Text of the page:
LEAD: Polls open in Kenya's rerun presidential election; early turnout low

Nairobi, Kenya (PANA) - Voting in Kenya's repeat presidential election kicked off on Thursday with low voter turnout and pockets of resistance from boycotting voters.

Voting went on in President Uhuru Kenyatta's strongholds in several counties but the main opposition strongholds registered no voting.

The election is being held after the 1 September nullification by the Supreme Court of the 8 August vote because of "irregularities and illegalities".

A last minute attempt at the Supreme Court by the opposition to stop the election failed on Wednesday as only two out of seven judges who were to hear the petition turned up.  Chief Justice David Maraga said the Supreme Court could therefore not sit because of lack of quorum.

Police used teargas in Nairobi's Kibera neighbourhoods to disperse opposition supporters near the Olympic Primary School polling centre.

In opposition strongholds of Migori, Kisumu, Siaya and Homa Bay, there is voting.

Nairobi's polling stations registered low turnout with police keeping security in the precincts of the polling stations.

Thursday's vote is only to elect the president, while on 8 August there were six ballots.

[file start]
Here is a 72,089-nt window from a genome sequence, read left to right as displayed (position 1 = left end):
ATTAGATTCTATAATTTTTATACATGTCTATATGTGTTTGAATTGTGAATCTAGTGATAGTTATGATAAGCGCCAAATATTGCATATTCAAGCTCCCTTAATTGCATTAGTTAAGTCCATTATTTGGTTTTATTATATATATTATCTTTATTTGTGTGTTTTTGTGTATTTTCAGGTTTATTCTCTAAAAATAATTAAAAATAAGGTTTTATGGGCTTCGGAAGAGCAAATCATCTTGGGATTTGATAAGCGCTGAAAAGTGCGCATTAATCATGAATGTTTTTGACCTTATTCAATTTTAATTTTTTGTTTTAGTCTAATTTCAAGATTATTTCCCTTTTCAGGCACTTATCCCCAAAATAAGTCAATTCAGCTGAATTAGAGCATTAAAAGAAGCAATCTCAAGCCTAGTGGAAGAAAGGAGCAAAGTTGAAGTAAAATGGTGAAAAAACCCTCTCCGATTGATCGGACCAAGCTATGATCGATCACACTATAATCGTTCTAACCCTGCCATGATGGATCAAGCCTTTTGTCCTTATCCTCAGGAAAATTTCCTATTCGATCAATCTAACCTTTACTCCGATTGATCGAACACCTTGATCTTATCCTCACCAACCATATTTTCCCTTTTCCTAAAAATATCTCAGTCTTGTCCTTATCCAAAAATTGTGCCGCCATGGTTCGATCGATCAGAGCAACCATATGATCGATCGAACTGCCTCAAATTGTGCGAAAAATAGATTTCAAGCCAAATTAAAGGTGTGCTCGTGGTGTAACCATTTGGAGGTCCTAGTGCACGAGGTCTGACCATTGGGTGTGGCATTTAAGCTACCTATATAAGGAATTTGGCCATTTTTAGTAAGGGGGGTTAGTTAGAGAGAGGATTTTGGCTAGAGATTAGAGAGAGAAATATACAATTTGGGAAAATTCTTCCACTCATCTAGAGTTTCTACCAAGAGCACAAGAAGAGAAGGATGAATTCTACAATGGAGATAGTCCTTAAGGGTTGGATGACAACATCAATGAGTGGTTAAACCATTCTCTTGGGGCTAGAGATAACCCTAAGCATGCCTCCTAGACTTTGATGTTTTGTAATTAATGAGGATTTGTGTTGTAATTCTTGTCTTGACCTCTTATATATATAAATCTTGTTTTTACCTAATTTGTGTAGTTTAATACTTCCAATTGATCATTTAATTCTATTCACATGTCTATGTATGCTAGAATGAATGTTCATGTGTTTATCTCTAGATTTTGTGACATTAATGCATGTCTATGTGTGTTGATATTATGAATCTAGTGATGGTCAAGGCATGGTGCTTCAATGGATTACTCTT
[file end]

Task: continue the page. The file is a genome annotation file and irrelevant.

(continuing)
The main opposition coalition, the National Super Alliance  (NASA), announced its boycott of the election on 10 October, saying the electoral body had stonewalled efforts to initiate reforms before the repeat elections.

It said the repeat election was a sign of Kenya's growing electoral dictatorship.

"We have said before, dictatorships once established do not reform themselves. We belong in the category of those who refuse to give up our basic rights and civil liberties, the right to speak out, to assemble, to protest, to organise, to travel freely in and out of the country, to associate, to criticise government without fear or favor and to live as free men and women," said a senior official of NASA.

The main opposition leader Raila Odinga said on Wednesday he was transforming NASA into a "national resistance movement" and embarking on a programme of civil disobedience and economic sabotage from 27 October.

President Kenyatta, who turns 56 on Thursday, said the repeat election would continue on schedule to restore peace and stability.

The president on Wednesday warned Odinga, to operate within the law as he assured voters willing to take part in the election that the government would provide protection.
-0- PANA AO/MA 26Oct2017

26 october 2017 07:07:13




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